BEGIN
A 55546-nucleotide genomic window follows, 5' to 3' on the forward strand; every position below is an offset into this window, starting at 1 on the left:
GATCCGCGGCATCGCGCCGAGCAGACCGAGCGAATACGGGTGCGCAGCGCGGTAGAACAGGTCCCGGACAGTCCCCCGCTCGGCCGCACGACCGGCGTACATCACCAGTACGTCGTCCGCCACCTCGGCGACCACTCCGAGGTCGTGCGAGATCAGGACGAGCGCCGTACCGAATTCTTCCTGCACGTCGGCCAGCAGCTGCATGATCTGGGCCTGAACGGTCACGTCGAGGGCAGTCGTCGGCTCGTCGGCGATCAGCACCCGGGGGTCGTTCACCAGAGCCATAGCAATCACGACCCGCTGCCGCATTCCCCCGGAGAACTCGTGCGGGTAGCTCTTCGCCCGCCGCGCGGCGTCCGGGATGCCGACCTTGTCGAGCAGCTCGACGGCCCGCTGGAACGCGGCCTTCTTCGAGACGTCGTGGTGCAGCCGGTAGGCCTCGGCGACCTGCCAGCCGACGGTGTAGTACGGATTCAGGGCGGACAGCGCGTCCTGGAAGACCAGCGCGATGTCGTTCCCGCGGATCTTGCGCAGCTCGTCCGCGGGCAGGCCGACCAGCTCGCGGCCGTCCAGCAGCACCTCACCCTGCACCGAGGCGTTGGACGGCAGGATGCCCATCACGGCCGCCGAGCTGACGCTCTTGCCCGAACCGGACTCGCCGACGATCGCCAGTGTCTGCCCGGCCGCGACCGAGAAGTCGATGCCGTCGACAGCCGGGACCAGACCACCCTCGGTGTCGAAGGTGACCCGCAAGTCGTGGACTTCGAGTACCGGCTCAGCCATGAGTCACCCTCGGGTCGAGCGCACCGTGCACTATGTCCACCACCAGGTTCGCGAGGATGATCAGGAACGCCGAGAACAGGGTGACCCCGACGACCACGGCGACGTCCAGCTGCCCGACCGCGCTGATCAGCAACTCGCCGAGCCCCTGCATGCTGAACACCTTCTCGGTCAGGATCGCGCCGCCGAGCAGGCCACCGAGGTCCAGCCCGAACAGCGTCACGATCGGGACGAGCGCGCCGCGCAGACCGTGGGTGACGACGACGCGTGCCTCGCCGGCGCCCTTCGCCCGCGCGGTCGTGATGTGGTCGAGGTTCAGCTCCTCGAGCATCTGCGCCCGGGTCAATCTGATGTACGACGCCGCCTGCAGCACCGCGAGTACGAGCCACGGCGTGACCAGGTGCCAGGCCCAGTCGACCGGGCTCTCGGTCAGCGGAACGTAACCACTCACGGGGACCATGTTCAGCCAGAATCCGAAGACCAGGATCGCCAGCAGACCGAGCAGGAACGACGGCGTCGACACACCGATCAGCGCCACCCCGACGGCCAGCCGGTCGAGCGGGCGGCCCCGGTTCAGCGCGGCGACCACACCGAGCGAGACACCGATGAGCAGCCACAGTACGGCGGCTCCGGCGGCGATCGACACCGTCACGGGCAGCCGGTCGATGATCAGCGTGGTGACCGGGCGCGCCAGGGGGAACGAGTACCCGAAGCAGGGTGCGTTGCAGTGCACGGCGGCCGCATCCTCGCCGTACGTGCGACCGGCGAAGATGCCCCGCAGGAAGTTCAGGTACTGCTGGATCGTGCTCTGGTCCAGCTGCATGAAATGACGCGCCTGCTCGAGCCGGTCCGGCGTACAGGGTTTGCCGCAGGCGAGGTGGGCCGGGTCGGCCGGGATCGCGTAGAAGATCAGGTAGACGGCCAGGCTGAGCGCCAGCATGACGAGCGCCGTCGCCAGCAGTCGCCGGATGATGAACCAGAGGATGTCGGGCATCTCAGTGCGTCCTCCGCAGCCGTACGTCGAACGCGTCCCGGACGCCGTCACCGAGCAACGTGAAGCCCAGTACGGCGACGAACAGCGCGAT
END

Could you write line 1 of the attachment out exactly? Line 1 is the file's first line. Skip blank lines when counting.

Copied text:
A 55546-nucleotide genomic window follows, 5' to 3' on the forward strand; every position below is an offset into this window, starting at 1 on the left: